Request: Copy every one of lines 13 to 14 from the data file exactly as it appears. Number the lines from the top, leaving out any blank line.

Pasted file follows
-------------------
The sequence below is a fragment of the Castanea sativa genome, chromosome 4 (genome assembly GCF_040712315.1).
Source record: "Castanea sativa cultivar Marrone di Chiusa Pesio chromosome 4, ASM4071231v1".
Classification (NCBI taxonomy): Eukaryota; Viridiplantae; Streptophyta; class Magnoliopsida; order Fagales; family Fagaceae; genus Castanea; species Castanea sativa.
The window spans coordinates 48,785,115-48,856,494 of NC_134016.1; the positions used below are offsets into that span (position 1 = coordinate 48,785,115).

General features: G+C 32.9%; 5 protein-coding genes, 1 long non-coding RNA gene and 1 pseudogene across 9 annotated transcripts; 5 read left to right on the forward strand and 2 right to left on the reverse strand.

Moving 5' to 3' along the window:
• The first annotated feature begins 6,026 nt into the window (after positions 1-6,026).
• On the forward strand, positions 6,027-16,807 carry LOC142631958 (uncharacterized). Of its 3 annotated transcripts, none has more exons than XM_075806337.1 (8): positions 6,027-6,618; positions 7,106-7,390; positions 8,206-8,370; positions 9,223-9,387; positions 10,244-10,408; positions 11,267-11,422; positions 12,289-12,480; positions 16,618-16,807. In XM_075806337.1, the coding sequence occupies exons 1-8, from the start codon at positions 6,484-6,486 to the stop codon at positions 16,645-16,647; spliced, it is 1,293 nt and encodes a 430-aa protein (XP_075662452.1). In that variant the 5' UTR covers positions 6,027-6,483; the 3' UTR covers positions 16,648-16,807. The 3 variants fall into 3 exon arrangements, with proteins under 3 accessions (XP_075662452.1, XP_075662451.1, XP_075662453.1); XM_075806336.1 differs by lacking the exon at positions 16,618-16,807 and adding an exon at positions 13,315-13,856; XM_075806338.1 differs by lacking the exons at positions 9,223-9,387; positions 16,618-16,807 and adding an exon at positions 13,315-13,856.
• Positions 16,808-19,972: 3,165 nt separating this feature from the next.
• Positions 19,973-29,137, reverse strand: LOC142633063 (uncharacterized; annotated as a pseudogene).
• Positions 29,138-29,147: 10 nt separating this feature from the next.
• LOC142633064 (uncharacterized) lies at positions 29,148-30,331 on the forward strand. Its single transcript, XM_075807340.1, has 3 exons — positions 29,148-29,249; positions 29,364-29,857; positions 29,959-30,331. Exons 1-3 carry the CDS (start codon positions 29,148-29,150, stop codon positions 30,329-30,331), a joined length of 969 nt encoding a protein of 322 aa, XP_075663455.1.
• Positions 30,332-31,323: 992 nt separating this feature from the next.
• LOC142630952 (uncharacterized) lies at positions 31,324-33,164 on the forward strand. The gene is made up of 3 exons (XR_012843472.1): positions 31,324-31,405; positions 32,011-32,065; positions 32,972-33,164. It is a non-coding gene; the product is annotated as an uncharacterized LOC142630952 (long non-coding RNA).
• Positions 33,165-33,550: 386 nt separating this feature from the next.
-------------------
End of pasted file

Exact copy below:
• Positions 30,332-31,323: 992 nt separating this feature from the next.
• LOC142630952 (uncharacterized) lies at positions 31,324-33,164 on the forward strand. The gene is made up of 3 exons (XR_012843472.1): positions 31,324-31,405; positions 32,011-32,065; positions 32,972-33,164. It is a non-coding gene; the product is annotated as an uncharacterized LOC142630952 (long non-coding RNA).